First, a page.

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13 hours ago, John H Williams said:

........... I keep hoping something new will turn up. Thank you for any information, no matter how trivial it may seem. Sometimes a minor comment somewhere can change everything.

 

Good luck with your search John. If we here of anything we will pass it on will.

If I see Izzy (Crufts 2014 best of Breed winner) around the village I will ask if she has any info🙂   

Izzy from Seghill.jpg

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I remember a Bedlington, owned by an elderly Netherton couple, who's name escapes me just now. The dog, however, was called Piper - a lovely natured animal that we kids used to love to see and stroke when he was out and about with the owners. Piper wasn't a common name for dogs in Netherton so I wonder if he was a direct descendent? Can anybody remember the name of the couple who owned him?

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Many early Bedlingtons were named Piper.It referred back to a chap who lived near Rothbury,William Allan,a well known 'Piper'. Old Will,and his notorious son  Jamie Allan,were quite famous for their ability on the small Northumbrian pipes,which required the piper to dance as well as play the pipes.Will and Jamie were both renowned for their physical toughness and agility. Old Will was a keen hunter,especially otters,and his dogs became well known in the area.It is thought that the Dandie Dinmont and the Bedlington Terrier (previously called Rothbury Terriers) are descended from Old Will's dogs.

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I'm going off on a tangent now,triggered by Canny Lass' mention of unmarried mothers sent to asylums.This has nothing to do with Bedlington! Canny Lass might be familiar with Margam Castle.The article below refers to a chap born in a workhouse.When older,he tried to trace his mother and discovered she had been sent to an Asylum.It was believed that she became pregnant by the owner of the Margam Estate.She was often seen travelling around with him in his car. There was an inheritance clause that meant the Margam Estate had to be passed down to the eldest son,so he tried claiming it.The Estate had sent the mother to an asylum and the baby was taken away for adoption. Getting rid of any evidence!! When his alleged father died,in his 90s,he was cremated immediately -and illegally- ,before the Death Certificate was received,to avoid any legal challenges for DNA. The woman is always at fault!!!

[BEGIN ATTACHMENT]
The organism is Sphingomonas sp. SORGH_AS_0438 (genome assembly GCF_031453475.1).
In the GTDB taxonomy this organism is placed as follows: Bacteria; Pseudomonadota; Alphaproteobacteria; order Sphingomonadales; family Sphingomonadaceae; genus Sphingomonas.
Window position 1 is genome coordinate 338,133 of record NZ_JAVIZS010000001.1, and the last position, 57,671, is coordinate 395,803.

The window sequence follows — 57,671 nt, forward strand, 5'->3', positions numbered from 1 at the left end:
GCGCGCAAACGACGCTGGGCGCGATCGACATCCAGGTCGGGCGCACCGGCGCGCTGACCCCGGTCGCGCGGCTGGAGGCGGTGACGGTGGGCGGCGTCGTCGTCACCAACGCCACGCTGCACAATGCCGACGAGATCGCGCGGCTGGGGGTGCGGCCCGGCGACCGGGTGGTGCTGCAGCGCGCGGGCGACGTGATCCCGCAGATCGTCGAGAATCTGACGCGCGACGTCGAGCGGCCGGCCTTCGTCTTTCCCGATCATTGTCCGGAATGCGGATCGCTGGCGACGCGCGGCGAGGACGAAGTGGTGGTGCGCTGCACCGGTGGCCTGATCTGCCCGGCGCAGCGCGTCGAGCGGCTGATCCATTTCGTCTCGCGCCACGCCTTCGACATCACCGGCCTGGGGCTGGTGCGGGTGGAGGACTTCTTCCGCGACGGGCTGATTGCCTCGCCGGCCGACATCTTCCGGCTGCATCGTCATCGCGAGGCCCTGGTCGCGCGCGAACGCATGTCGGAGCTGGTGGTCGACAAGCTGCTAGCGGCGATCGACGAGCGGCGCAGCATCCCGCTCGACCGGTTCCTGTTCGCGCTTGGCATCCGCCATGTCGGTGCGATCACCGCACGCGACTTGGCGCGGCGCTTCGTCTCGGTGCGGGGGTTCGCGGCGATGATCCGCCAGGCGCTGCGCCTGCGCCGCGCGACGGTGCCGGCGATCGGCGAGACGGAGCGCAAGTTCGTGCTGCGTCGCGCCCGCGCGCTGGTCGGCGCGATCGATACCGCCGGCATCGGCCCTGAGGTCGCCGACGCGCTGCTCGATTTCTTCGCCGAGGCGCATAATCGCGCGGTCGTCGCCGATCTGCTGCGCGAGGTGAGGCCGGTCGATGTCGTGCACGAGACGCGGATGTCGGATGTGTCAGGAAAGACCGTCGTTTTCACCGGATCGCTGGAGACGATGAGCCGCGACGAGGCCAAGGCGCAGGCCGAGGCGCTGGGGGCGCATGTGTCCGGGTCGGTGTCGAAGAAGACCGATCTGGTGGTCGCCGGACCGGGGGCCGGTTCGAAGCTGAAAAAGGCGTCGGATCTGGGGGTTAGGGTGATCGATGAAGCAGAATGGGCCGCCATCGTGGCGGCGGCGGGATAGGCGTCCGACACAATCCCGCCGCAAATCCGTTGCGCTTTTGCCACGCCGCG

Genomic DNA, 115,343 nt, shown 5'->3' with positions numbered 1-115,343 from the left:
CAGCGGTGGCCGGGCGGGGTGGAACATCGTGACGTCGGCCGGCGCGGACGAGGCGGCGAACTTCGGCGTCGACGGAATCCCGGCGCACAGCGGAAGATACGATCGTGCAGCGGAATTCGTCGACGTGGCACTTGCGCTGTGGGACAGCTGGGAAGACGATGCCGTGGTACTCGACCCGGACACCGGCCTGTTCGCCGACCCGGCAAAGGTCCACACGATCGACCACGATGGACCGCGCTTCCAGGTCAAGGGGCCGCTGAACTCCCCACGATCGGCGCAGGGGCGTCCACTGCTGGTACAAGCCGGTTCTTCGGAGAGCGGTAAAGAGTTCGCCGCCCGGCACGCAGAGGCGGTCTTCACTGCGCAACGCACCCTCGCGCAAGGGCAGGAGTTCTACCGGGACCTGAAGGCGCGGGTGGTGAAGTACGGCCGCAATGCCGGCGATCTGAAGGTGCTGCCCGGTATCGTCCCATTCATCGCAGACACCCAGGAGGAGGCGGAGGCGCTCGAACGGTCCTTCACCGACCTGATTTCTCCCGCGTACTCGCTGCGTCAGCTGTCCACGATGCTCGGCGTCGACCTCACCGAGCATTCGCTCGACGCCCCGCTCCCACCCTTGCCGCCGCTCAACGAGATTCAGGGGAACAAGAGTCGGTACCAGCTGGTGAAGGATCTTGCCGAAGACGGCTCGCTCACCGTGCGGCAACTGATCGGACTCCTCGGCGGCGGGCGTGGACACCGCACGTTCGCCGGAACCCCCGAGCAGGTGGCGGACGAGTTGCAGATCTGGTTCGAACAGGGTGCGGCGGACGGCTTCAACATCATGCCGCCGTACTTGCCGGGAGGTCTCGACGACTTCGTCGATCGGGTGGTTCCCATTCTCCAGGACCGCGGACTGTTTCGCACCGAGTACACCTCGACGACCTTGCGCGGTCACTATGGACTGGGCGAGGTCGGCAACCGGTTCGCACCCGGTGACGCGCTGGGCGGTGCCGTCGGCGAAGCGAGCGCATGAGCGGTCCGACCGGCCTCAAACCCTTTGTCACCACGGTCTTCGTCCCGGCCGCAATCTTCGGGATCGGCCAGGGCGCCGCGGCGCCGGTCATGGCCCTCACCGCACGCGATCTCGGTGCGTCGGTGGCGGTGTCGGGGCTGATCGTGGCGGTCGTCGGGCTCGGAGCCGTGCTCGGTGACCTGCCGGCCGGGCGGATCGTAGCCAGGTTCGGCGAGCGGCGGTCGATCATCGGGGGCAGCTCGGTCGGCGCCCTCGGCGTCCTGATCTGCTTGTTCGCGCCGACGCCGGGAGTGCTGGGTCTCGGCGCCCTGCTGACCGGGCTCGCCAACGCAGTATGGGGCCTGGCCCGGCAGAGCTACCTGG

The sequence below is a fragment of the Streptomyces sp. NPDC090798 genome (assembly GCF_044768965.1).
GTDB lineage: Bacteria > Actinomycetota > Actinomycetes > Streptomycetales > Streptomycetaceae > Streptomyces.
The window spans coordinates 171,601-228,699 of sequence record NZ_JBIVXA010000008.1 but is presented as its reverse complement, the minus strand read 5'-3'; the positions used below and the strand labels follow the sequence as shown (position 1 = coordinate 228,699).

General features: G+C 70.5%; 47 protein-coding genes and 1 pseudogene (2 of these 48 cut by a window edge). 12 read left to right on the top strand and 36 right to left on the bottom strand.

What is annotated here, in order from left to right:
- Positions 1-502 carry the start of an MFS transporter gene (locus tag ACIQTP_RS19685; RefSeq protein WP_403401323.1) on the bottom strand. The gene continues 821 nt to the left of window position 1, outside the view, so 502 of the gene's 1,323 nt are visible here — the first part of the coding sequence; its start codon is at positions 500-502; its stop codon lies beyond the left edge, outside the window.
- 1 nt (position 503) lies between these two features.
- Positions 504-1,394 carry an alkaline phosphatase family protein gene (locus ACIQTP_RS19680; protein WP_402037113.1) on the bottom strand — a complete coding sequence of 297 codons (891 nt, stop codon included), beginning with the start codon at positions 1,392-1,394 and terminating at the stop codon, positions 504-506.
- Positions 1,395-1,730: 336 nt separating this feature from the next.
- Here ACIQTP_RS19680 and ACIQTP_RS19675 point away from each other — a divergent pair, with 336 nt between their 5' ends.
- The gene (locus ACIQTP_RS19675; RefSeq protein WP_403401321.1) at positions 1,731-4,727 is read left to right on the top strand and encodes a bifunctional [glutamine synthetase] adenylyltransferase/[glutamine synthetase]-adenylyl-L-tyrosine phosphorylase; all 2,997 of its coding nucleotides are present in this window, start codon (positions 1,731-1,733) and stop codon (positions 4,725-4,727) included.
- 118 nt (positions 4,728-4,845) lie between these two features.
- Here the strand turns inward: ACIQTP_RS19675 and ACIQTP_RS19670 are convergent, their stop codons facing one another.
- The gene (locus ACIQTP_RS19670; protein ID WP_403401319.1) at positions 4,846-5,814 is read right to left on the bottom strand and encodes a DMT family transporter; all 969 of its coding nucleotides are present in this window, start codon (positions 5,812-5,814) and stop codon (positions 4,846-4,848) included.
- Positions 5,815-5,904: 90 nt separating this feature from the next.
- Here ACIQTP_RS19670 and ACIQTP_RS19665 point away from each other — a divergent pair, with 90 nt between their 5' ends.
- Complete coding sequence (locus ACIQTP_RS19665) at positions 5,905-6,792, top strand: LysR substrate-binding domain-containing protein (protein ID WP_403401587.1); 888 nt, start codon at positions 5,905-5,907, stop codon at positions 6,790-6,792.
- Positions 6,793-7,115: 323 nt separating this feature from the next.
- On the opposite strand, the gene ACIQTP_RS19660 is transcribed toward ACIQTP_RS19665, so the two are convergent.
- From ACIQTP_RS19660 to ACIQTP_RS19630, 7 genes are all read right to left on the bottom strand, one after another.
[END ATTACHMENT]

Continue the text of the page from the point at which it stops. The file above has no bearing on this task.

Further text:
https://chasingcastles.com/the-lost-owner-of-margam-castle/

https://www.walesonline.co.uk/news/local-news/could-dna-test-robert-bruce-10355476

 

 

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6 hours ago, Canny lass said:

I remember a Bedlington, owned by an elderly Netherton couple, who's name escapes me just now. The dog, however, was called Piper - a lovely natured animal that we kids used to love to see and stroke when he was out and about with the owners. Piper wasn't a common name for dogs in Netherton so I wonder if he was a direct descendent? Can anybody remember the name of the couple who owned him?

@Canny lass - I posted your comment of the local Facebook groups. This is one response, that might help you :-

 

Mr wails had a Bedlington called piper I think he lived at Netherton we bought our Bedlington off him and called ours piper but that was in the 70s
 
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@Canny lass - nothing definite but this comment was posted by 

An elderly lady lived 29 second street had a Bedlington terrier cant remember her name but was Dennis O Brians gran that was late 50s early 60s
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2 hours ago, Alan Edgar (Eggy1948) said:

@Canny lass - nothing definite but this comment was posted by 

An elderly lady lived 29 second street had a Bedlington terrier cant remember her name but was Dennis O Brians gran that was late 50s early 60s

That would be the one! Mid- to late 50s is about right and the couple did live at the lower end of First or Second Street, putting it in the higher numbers. I remember Dennis but O'Brian doesn't ring a bell for the elderly couple. Perhaps it was his maternal grandmother?